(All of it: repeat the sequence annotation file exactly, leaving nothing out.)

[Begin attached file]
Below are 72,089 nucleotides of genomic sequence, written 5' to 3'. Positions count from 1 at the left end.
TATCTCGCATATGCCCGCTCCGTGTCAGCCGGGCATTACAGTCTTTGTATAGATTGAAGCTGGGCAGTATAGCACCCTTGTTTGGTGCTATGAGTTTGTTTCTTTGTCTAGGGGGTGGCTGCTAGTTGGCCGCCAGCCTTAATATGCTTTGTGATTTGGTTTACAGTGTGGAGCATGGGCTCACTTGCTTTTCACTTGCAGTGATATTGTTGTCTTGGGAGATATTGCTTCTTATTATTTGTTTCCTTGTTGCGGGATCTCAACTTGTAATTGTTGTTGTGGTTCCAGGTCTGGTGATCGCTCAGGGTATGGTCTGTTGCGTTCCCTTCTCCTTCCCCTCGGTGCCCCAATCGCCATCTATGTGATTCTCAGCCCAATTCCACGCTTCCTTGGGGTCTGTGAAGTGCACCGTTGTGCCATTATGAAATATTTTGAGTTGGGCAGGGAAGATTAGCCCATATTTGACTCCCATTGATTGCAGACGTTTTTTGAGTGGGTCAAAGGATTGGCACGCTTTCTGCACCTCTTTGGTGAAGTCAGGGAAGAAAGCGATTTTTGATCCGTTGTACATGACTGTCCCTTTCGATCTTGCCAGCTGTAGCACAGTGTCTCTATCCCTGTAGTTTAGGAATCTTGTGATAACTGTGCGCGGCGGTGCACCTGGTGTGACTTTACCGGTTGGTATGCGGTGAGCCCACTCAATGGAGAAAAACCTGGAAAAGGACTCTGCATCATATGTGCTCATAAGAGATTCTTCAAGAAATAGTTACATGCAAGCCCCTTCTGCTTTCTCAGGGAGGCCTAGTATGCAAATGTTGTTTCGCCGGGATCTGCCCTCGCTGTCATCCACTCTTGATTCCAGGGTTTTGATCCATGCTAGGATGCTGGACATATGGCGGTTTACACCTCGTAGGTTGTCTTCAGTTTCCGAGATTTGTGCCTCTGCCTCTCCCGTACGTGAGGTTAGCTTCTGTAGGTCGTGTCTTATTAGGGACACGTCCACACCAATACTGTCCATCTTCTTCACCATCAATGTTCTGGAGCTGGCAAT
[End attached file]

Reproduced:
Below are 72,089 nucleotides of genomic sequence, written 5' to 3'. Positions count from 1 at the left end.
TATCTCGCATATGCCCGCTCCGTGTCAGCCGGGCATTACAGTCTTTGTATAGATTGAAGCTGGGCAGTATAGCACCCTTGTTTGGTGCTATGAGTTTGTTTCTTTGTCTAGGGGGTGGCTGCTAGTTGGCCGCCAGCCTTAATATGCTTTGTGATTTGGTTTACAGTGTGGAGCATGGGCTCACTTGCTTTTCACTTGCAGTGATATTGTTGTCTTGGGAGATATTGCTTCTTATTATTTGTTTCCTTGTTGCGGGATCTCAACTTGTAATTGTTGTTGTGGTTCCAGGTCTGGTGATCGCTCAGGGTATGGTCTGTTGCGTTCCCTTCTCCTTCCCCTCGGTGCCCCAATCGCCATCTATGTGATTCTCAGCCCAATTCCACGCTTCCTTGGGGTCTGTGAAGTGCACCGTTGTGCCATTATGAAATATTTTGAGTTGGGCAGGGAAGATTAGCCCATATTTGACTCCCATTGATTGCAGACGTTTTTTGAGTGGGTCAAAGGATTGGCACGCTTTCTGCACCTCTTTGGTGAAGTCAGGGAAGAAAGCGATTTTTGATCCGTTGTACATGACTGTCCCTTTCGATCTTGCCAGCTGTAGCACAGTGTCTCTATCCCTGTAGTTTAGGAATCTTGTGATAACTGTGCGCGGCGGTGCACCTGGTGTGACTTTACCGGTTGGTATGCGGTGAGCCCACTCAATGGAGAAAAACCTGGAAAAGGACTCTGCATCATATGTGCTCATAAGAGATTCTTCAAGAAATAGTTACATGCAAGCCCCTTCTGCTTTCTCAGGGAGGCCTAGTATGCAAATGTTGTTTCGCCGGGATCTGCCCTCGCTGTCATCCACTCTTGATTCCAGGGTTTTGATCCATGCTAGGATGCTGGACATATGGCGGTTTACACCTCGTAGGTTGTCTTCAGTTTCCGAGATTTGTGCCTCTGCCTCTCCCGTACGTGAGGTTAGCTTCTGTAGGTCGTGTCTTATTAGGGACACGTCCACACCAATACTGTCCATCTTCTTCACCATCAATGTTCTGGAGCTGGCAAT